“Medication without harm" a global patient safety challenge of the who

The presently existing errors in prescription and administration of medicines is a problem that has turned into a common denominator in the healthcare systems all over the world, including on the most developed countries. The negative consequences of those events have become so evident that the World Health Organization (WHO) has launched a global challenge in 2017 for patient safety, the “Medication Without Harm”, with the objective of reducing by a half the most serious and preventable harm related to medication all around the world in a 5 years timeframe.

What is this initiative?

The challenge of the project is to reduce the errors in medication and harm to patients by at least 50%, through better control of the events that require detailed monitoring, such as:

  • Treatments that include medication with a high risk of harm if improperly used;
  • Patients with multiple treatments; and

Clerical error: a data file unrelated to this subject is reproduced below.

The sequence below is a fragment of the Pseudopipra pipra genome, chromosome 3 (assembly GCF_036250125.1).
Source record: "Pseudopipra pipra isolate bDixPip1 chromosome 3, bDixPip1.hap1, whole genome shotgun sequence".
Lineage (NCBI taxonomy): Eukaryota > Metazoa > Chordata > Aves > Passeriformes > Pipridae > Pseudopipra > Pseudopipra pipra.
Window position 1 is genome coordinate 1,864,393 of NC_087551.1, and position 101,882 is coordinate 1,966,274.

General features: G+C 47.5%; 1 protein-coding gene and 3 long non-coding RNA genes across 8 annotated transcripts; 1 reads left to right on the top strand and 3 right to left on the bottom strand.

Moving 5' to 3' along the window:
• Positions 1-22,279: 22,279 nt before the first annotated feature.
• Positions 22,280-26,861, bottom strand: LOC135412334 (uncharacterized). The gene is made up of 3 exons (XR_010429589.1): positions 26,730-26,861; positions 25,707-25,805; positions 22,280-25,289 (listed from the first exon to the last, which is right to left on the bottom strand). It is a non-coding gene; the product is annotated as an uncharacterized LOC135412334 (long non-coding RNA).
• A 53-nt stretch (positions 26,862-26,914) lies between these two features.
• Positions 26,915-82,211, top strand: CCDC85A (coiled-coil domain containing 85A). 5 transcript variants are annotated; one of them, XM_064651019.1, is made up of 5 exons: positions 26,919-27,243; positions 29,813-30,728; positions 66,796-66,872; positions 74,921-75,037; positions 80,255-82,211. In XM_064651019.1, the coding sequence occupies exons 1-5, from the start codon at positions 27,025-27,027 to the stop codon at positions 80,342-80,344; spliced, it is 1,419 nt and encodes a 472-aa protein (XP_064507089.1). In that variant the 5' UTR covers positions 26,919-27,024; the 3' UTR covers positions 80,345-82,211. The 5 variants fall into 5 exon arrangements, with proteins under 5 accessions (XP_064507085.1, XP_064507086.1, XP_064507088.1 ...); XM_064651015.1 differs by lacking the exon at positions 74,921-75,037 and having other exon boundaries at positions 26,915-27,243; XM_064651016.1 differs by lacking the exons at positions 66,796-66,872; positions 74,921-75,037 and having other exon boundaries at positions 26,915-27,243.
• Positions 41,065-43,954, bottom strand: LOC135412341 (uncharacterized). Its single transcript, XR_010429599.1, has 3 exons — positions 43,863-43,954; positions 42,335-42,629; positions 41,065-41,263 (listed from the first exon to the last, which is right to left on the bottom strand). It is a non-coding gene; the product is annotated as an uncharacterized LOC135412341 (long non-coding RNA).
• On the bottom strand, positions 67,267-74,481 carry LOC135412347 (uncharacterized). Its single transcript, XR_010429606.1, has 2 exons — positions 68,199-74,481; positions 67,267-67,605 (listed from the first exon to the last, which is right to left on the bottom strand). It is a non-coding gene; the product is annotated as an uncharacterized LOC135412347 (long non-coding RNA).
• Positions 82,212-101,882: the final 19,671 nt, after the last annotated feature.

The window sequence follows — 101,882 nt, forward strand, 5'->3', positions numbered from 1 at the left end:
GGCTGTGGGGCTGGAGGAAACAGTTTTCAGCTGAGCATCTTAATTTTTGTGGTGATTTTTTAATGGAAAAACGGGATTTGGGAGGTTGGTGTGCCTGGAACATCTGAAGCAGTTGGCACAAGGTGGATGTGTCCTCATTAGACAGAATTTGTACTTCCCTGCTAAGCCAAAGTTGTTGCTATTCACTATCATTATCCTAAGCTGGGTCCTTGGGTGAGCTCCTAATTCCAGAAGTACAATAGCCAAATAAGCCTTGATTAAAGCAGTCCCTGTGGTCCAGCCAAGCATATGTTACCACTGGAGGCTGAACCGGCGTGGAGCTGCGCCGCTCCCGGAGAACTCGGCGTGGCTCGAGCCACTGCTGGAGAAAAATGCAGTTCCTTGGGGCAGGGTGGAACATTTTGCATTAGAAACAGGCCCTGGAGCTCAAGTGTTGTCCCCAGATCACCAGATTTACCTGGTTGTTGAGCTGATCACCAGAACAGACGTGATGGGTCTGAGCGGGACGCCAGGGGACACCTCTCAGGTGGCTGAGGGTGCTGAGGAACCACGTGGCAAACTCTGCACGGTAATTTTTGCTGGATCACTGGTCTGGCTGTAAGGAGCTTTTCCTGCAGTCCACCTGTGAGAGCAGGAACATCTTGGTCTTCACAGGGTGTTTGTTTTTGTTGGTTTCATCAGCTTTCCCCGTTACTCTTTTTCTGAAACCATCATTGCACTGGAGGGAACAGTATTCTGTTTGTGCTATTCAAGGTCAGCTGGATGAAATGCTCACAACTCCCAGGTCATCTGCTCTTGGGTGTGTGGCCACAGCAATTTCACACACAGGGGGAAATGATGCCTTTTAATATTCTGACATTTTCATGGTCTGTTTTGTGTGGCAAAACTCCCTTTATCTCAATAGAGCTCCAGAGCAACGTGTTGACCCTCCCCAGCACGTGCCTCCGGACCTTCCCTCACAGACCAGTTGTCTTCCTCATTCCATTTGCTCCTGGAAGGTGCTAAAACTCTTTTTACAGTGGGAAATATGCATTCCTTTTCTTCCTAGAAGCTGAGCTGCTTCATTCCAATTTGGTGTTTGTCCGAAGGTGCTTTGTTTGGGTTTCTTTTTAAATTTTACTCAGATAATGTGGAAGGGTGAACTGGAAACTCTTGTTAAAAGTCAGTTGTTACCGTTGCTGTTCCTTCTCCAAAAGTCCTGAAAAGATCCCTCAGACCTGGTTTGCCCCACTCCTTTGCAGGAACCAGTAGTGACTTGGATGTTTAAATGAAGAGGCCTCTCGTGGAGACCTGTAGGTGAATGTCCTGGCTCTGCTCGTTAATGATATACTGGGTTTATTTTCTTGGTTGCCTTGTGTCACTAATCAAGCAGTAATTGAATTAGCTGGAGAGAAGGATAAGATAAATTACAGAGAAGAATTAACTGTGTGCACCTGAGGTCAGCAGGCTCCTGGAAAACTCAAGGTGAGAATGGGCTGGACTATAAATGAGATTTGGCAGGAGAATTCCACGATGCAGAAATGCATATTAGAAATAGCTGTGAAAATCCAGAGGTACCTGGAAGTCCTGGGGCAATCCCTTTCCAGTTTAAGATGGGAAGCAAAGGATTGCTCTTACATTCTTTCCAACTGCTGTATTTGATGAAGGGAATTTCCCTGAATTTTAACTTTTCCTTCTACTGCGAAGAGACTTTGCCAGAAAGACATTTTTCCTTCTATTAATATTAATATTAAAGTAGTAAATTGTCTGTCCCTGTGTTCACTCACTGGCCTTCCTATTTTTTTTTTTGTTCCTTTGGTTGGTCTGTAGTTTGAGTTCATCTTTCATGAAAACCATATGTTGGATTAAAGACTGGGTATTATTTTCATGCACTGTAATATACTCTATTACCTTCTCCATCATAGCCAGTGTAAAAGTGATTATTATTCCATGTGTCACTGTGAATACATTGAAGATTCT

• Patients transitioning from different treatments.

The initiatives foreseen in the plan include some direct intervention with the individuals involved (healthcare professionals and patients), and also changes in the activities that compose every stage of a treatment (prescription, dispensation, administration, monitoring and usage), always focused on improving patient safety.

To achieve the expected results, the WHO has set five specific objectives:

  1. ASSESS the scope and nature of avoidable harm and strengthen the monitoring systems to detect and track this harm.
  2. CREATE a framework for action aimed at patients, health professionals and Member States, to facilitate improvements in ordering, prescribing, preparation, dispensing, administration and monitoring practices, which can be adopted and adapted by Member States.
  3. DEVELOP guidance, materials, technologies and tools to support the setting up of safer medication use systems for reducing medication errors.
  4. ENGAGE key stakeholders, partners and industry to raise awareness of the problem and actively pursue efforts to improve medication safety.
  5. EMPOWER patients, families and their carers to become actively involved and engaged in treatment or care decisions, ask questions, spot errors and effectively manage their medications.

This is the third initiative of its kind launched by WHO directed to Patient Safety. In 2005 the first one focused on hand hygiene “Clean Care is Safer Care”, and in 2008 the program “Safe Surgery Saves Lives”.

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